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Offshore Outsourcing Challenges Part 1: How to Hire an Effective Team

Offshore outsourcing, in the broad, is continuing to grow. According to Gartner, the talent shortage is the #1 risk for technology adoption that businesses of all sizes will need to tackle in the nearest future.

Why do companies continue to push more and more business operations towards external providers? The classic motivating factor is cost savings, but that’s no longer the case. While businesses look to optimise costs, the choice of outsourcing vendor is now primarily influenced by the perception of partnership and trust. Businesses are looking for reliable technology partners offering value-added services and unrivalled expertise.

This article offers some best practices for hiring an effective offshore software development team.

The rationale behind offshore outsourcing

In the past, outsourced software development had a cost-cutting reputation: outsourcing as a quick and cheap method to get things done. As a result, companies associated IT outsourcing with affordable if second-tier solutions.

However, the outsourcing world has changed dramatically over the last decade. In part because vendors have improved their game, but also because companies increasingly struggle to build, in-house, the resources required to keep pace with a rapidly changing technology environment.

By 2026, enterprises that successfully generate digital innovation will derive over 25% of revenue from digital products, services, and/or experiences, according to IDC. At the same time, Gartner suggests talent shortage being the #1 risk for sucsessful technology adoption.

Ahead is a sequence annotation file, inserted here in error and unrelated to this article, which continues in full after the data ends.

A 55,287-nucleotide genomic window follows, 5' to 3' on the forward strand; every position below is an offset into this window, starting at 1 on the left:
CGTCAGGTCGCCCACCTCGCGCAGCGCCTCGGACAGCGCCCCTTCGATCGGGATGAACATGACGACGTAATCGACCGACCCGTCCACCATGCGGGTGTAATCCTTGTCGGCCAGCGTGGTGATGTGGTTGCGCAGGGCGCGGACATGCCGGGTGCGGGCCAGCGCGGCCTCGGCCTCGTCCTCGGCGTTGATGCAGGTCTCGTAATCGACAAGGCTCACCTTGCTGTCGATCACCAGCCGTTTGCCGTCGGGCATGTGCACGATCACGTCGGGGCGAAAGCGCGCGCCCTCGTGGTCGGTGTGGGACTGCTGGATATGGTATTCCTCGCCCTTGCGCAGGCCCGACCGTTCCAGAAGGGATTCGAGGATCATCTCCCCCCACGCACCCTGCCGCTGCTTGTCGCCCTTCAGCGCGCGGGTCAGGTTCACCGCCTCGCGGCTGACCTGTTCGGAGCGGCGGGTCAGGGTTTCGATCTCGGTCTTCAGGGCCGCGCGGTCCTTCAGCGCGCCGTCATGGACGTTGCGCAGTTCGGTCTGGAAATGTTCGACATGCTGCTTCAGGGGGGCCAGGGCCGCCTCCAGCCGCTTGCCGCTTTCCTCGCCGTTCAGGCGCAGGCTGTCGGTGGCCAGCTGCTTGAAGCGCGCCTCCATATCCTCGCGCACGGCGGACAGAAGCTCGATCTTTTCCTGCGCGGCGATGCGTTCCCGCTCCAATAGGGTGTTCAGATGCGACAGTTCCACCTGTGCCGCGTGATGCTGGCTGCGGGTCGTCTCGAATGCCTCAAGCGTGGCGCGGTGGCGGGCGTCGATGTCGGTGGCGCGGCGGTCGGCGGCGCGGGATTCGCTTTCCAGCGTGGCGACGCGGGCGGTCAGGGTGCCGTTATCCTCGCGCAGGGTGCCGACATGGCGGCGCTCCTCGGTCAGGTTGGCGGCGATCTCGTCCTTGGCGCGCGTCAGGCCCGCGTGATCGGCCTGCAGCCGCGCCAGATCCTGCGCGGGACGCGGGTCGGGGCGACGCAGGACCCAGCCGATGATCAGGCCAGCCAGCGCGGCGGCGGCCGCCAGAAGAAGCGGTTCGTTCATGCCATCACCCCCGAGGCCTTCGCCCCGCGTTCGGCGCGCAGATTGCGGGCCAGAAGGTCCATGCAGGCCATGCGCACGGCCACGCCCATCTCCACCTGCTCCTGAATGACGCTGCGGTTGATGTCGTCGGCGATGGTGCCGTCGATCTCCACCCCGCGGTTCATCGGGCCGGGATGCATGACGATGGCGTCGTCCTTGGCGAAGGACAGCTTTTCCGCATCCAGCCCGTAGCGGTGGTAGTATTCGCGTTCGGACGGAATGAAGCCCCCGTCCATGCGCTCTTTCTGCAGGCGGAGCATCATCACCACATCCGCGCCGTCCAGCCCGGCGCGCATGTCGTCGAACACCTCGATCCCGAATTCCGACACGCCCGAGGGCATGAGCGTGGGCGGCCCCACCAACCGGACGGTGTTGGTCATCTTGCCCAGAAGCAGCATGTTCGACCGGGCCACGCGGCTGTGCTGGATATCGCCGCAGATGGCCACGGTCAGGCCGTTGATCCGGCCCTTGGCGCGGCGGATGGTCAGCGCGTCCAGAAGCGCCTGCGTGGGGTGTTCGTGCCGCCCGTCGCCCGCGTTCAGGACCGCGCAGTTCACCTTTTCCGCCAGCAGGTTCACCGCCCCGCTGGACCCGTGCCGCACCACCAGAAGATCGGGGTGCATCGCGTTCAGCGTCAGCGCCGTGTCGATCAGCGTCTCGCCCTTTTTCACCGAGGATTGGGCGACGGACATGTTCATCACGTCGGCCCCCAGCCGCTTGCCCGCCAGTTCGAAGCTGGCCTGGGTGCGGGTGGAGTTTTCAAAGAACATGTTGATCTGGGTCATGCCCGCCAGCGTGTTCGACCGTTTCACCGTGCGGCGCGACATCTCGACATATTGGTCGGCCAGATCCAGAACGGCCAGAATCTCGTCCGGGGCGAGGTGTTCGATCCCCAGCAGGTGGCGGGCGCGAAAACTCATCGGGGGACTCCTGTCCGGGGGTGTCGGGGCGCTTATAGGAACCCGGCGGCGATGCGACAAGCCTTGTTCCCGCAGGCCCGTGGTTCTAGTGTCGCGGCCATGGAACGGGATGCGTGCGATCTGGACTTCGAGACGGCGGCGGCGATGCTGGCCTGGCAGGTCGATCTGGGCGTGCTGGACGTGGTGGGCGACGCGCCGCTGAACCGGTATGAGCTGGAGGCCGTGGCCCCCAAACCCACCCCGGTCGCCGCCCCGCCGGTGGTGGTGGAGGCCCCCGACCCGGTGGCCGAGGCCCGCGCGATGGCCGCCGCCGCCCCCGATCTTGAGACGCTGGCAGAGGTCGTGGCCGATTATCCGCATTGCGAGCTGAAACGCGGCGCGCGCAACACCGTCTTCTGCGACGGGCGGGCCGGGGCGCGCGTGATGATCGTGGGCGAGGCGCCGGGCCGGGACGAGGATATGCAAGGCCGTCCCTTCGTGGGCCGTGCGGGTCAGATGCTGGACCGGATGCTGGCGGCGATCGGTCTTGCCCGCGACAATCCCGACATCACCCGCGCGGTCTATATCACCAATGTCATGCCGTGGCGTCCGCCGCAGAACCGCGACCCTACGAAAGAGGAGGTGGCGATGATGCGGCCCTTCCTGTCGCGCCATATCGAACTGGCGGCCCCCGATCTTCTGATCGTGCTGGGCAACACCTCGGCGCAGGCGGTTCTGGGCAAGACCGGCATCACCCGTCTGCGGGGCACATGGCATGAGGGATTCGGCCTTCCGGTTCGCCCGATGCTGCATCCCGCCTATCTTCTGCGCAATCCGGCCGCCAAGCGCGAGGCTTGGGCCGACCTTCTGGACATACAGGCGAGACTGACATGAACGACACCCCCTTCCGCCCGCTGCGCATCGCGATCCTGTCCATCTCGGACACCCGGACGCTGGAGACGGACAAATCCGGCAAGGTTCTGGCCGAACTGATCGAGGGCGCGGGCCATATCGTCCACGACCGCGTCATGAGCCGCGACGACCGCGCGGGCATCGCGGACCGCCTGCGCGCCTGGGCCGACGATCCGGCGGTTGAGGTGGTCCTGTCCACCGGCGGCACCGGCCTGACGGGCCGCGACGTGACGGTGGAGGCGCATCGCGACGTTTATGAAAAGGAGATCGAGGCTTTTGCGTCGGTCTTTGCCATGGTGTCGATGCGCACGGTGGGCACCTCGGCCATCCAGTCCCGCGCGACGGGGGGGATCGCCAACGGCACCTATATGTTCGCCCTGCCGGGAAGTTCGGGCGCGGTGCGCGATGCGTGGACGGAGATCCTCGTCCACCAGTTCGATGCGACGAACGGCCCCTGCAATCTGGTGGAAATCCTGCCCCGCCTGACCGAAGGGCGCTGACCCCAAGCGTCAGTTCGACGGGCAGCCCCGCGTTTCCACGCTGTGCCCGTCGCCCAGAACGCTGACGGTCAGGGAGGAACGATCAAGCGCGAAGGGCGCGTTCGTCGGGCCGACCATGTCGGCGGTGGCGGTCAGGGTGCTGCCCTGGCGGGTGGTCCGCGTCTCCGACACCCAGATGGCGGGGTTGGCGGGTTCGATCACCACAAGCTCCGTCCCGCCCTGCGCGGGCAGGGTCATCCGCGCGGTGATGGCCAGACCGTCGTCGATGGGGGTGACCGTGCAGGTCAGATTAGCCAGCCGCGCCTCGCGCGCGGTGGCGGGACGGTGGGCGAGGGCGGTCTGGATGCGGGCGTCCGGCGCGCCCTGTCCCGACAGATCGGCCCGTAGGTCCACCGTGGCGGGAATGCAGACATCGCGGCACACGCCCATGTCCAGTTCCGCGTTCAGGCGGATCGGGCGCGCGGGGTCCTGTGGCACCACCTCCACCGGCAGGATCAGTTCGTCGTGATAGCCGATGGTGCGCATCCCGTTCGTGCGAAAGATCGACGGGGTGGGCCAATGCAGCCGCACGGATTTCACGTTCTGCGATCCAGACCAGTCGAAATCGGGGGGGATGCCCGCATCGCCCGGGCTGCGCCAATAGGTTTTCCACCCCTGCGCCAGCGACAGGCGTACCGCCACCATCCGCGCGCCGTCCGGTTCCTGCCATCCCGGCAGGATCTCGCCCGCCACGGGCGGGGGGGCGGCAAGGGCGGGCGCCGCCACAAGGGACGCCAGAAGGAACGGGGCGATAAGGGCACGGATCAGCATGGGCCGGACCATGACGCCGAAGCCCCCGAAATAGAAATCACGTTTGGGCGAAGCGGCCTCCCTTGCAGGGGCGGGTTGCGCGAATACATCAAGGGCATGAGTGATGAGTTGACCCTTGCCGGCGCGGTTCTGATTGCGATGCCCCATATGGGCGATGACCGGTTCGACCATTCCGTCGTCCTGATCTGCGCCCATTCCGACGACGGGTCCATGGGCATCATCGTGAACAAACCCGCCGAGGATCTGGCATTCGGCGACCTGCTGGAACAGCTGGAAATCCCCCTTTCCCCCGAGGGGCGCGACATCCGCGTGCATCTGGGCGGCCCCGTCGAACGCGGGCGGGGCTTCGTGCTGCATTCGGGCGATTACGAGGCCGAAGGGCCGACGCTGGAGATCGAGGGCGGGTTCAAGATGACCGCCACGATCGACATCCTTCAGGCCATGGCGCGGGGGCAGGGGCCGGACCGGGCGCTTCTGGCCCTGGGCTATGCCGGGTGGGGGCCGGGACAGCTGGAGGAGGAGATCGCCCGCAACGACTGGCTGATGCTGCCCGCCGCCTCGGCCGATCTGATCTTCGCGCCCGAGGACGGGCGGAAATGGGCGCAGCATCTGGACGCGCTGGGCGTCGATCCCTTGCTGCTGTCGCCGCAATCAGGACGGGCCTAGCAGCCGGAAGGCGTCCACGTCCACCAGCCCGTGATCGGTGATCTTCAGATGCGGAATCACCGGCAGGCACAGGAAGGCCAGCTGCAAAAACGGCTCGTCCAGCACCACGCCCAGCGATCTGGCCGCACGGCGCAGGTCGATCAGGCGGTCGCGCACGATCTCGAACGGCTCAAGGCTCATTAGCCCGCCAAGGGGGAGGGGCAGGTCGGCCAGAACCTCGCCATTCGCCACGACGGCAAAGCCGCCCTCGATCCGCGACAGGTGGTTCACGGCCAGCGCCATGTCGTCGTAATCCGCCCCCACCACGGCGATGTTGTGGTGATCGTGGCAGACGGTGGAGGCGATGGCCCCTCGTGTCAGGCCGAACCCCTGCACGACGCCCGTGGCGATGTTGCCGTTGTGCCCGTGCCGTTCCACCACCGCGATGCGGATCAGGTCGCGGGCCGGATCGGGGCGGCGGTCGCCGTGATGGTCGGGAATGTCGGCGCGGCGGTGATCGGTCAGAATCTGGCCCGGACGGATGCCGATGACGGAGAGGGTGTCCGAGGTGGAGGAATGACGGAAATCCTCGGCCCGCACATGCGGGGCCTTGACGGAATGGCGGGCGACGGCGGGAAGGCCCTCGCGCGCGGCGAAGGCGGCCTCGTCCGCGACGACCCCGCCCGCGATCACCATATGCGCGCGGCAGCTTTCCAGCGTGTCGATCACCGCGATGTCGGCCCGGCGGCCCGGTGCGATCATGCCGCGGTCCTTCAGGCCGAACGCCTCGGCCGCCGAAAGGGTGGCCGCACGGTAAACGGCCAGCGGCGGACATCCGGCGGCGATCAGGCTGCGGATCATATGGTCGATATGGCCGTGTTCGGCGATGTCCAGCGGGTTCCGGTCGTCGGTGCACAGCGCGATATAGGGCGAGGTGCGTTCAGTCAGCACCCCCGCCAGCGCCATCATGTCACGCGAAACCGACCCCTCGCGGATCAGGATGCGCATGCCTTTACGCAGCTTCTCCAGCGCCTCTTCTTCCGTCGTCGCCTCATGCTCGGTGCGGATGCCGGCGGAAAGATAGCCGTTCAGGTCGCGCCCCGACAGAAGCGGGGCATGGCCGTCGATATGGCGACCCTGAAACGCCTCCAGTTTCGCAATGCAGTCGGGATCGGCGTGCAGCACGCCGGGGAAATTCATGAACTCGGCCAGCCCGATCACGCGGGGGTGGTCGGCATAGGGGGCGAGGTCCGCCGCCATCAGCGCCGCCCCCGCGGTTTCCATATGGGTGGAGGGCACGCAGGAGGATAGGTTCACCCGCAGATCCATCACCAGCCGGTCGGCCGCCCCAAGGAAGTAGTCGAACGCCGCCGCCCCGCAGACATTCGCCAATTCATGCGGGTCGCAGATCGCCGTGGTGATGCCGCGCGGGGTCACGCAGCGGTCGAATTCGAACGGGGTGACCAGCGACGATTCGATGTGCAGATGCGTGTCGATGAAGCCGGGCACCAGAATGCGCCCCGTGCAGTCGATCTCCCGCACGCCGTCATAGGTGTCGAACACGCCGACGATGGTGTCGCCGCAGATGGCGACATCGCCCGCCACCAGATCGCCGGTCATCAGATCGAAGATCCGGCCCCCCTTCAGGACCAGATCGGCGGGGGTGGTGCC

So, main reasons companies outsource their software development look more like this:

  • A quest for skills and resources. Whether it is a lack of certain skills in-house or a restriction on available skills, many companies choose to outsource in order to accelerate projects beyond the abilities of internal teams.
  • Harnessing innovative technologies. Cutting edge tech including AI, advanced analytics and blockchain are entering the mainstream, but competency in these technologies remains relatively uncommon. Offshore outsourcing brings innovative technologies on board, giving companies a competitive edge.
  • Optimising operational costs of IT. Rather than just using outsourcing to cut costs on existing processes, companies are doing so – via cloud vendors, for example – in order to change existing processes: streamlining IT and optimising legacy IT systems.

Types of outsourcing engagement models

It’s not just the rationale that’s changed – organisations are also adopting unique models that extract better value. In our How to succeed at outsourcing software development white paper we highlight three engagement models that account for the majority of outsourcing approaches:

  • Out-staffing. Whether a company chooses to augment staff numbers, hire a full team or indeed a full development centre, out-staffing helps to increase staff count and team size – and indeed the number of teams on a project. However, the organisation is in control of the team, and the outcomes.